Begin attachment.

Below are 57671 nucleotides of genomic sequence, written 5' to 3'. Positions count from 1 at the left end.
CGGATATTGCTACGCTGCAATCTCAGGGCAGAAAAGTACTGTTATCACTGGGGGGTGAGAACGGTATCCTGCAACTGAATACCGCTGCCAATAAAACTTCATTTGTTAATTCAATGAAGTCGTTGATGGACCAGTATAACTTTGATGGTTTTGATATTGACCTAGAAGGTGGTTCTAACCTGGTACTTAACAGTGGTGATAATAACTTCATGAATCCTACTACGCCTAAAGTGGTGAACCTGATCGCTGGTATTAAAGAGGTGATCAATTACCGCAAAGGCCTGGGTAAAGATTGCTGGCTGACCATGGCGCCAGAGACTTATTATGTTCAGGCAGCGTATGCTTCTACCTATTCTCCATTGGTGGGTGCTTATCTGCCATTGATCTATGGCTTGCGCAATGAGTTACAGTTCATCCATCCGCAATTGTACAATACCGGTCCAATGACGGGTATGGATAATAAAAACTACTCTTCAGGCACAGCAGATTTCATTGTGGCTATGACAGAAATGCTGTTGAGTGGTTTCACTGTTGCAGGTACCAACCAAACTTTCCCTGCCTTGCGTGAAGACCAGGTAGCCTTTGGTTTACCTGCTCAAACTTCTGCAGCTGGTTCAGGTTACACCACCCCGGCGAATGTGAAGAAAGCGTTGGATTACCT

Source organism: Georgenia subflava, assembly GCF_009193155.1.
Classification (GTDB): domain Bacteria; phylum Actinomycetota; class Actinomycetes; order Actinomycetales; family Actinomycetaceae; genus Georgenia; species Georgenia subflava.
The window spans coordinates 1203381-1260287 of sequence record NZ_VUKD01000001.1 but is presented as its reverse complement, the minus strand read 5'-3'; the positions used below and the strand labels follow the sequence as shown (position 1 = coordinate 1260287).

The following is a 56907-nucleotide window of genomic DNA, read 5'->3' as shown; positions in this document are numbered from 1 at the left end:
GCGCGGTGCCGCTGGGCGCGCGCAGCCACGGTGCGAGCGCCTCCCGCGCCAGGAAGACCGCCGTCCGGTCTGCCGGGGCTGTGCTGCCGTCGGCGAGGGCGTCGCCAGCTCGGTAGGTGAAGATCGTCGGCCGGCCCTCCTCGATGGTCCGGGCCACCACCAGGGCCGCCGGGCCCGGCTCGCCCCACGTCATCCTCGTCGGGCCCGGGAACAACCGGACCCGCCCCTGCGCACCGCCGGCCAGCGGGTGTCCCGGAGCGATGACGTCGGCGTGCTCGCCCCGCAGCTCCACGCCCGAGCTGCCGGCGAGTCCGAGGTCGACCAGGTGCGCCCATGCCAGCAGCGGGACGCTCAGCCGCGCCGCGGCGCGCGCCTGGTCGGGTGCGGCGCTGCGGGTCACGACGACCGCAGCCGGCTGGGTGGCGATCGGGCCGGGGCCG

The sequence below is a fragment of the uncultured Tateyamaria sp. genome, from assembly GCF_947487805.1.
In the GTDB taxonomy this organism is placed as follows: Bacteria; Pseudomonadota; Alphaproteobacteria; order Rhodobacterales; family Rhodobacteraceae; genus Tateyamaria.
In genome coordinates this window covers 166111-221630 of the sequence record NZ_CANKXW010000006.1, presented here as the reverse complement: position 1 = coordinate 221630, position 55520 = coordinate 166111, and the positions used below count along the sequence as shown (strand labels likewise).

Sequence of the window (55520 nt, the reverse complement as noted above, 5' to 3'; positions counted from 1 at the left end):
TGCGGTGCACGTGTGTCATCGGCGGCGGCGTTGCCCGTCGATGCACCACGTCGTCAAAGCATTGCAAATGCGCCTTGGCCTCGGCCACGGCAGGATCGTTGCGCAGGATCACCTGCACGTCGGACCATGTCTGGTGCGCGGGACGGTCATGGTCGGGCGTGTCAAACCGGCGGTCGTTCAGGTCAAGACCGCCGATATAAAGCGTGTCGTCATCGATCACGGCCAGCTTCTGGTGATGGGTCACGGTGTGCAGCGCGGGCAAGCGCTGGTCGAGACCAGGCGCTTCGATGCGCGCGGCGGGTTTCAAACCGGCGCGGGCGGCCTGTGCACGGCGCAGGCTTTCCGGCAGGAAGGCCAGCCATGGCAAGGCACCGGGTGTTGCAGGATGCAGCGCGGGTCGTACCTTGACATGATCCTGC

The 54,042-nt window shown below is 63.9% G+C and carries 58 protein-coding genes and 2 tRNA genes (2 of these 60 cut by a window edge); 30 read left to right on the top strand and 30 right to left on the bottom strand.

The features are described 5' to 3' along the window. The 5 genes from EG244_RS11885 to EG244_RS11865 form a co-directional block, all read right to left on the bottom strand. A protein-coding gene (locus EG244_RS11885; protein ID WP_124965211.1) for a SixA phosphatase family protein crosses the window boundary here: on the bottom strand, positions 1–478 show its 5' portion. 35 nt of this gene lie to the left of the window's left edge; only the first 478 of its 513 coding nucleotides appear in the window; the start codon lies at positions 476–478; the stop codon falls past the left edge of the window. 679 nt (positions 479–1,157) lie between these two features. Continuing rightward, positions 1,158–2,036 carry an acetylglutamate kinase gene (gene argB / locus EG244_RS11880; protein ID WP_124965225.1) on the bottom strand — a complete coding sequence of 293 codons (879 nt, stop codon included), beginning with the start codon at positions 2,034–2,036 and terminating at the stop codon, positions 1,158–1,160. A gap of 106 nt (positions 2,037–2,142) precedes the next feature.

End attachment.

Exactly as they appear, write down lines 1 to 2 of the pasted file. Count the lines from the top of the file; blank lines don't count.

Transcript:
Below are 57671 nucleotides of genomic sequence, written 5' to 3'. Positions count from 1 at the left end.
CGGATATTGCTACGCTGCAATCTCAGGGCAGAAAAGTACTGTTATCACTGGGGGGTGAGAACGGTATCCTGCAACTGAATACCGCTGCCAATAAAACTTCATTTGTTAATTCAATGAAGTCGTTGATGGACCAGTATAACTTTGATGGTTTTGATATTGACCTAGAAGGTGGTTCTAACCTGGTACTTAACAGTGGTGATAATAACTTCATGAATCCTACTACGCCTAAAGTGGTGAACCTGATCGCTGGTATTAAAGAGGTGATCAATTACCGCAAAGGCCTGGGTAAAGATTGCTGGCTGACCATGGCGCCAGAGACTTATTATGTTCAGGCAGCGTATGCTTCTACCTATTCTCCATTGGTGGGTGCTTATCTGCCATTGATCTATGGCTTGCGCAATGAGTTACAGTTCATCCATCCGCAATTGTACAATACCGGTCCAATGACGGGTATGGATAATAAAAACTACTCTTCAGGCACAGCAGATTTCATTGTGGCTATGACAGAAATGCTGTTGAGTGGTTTCACTGTTGCAGGTACCAACCAAACTTTCCCTGCCTTGCGTGAAGACCAGGTAGCCTTTGGTTTACCTGCTCAAACTTCTGCAGCTGGTTCAGGTTACACCACCCCGGCGAATGTGAAGAAAGCGTTGGATTACCT